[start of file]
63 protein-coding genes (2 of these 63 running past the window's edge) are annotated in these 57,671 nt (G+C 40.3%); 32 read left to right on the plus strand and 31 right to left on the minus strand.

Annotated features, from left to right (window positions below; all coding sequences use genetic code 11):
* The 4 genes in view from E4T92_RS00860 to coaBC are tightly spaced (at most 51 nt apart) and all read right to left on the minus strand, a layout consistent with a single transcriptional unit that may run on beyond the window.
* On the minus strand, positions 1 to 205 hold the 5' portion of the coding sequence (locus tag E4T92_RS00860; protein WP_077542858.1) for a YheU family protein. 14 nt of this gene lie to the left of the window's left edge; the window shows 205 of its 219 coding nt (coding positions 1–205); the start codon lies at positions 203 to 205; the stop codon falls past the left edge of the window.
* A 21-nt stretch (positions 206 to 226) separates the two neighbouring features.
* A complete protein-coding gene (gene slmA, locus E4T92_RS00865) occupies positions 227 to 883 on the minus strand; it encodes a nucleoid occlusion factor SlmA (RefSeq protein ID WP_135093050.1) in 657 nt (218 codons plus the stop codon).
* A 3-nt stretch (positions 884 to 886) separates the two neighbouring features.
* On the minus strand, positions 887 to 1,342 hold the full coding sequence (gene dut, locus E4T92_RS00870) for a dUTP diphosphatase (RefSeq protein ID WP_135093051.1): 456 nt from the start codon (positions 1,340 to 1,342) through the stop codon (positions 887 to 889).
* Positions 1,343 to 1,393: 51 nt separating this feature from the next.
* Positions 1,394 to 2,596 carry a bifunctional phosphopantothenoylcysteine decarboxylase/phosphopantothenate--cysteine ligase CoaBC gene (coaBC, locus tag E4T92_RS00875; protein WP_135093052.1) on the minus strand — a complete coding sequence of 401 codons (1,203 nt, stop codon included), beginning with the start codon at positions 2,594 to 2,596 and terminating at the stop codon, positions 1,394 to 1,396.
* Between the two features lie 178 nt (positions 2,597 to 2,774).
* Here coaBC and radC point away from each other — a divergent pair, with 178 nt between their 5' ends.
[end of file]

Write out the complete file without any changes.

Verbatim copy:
63 protein-coding genes (2 of these 63 running past the window's edge) are annotated in these 57,671 nt (G+C 40.3%); 32 read left to right on the plus strand and 31 right to left on the minus strand.

Annotated features, from left to right (window positions below; all coding sequences use genetic code 11):
* The 4 genes in view from E4T92_RS00860 to coaBC are tightly spaced (at most 51 nt apart) and all read right to left on the minus strand, a layout consistent with a single transcriptional unit that may run on beyond the window.
* On the minus strand, positions 1 to 205 hold the 5' portion of the coding sequence (locus tag E4T92_RS00860; protein WP_077542858.1) for a YheU family protein. 14 nt of this gene lie to the left of the window's left edge; the window shows 205 of its 219 coding nt (coding positions 1–205); the start codon lies at positions 203 to 205; the stop codon falls past the left edge of the window.
* A 21-nt stretch (positions 206 to 226) separates the two neighbouring features.
* A complete protein-coding gene (gene slmA, locus E4T92_RS00865) occupies positions 227 to 883 on the minus strand; it encodes a nucleoid occlusion factor SlmA (RefSeq protein ID WP_135093050.1) in 657 nt (218 codons plus the stop codon).
* A 3-nt stretch (positions 884 to 886) separates the two neighbouring features.
* On the minus strand, positions 887 to 1,342 hold the full coding sequence (gene dut, locus E4T92_RS00870) for a dUTP diphosphatase (RefSeq protein ID WP_135093051.1): 456 nt from the start codon (positions 1,340 to 1,342) through the stop codon (positions 887 to 889).
* Positions 1,343 to 1,393: 51 nt separating this feature from the next.
* Positions 1,394 to 2,596 carry a bifunctional phosphopantothenoylcysteine decarboxylase/phosphopantothenate--cysteine ligase CoaBC gene (coaBC, locus tag E4T92_RS00875; protein WP_135093052.1) on the minus strand — a complete coding sequence of 401 codons (1,203 nt, stop codon included), beginning with the start codon at positions 2,594 to 2,596 and terminating at the stop codon, positions 1,394 to 1,396.
* Between the two features lie 178 nt (positions 2,597 to 2,774).
* Here coaBC and radC point away from each other — a divergent pair, with 178 nt between their 5' ends.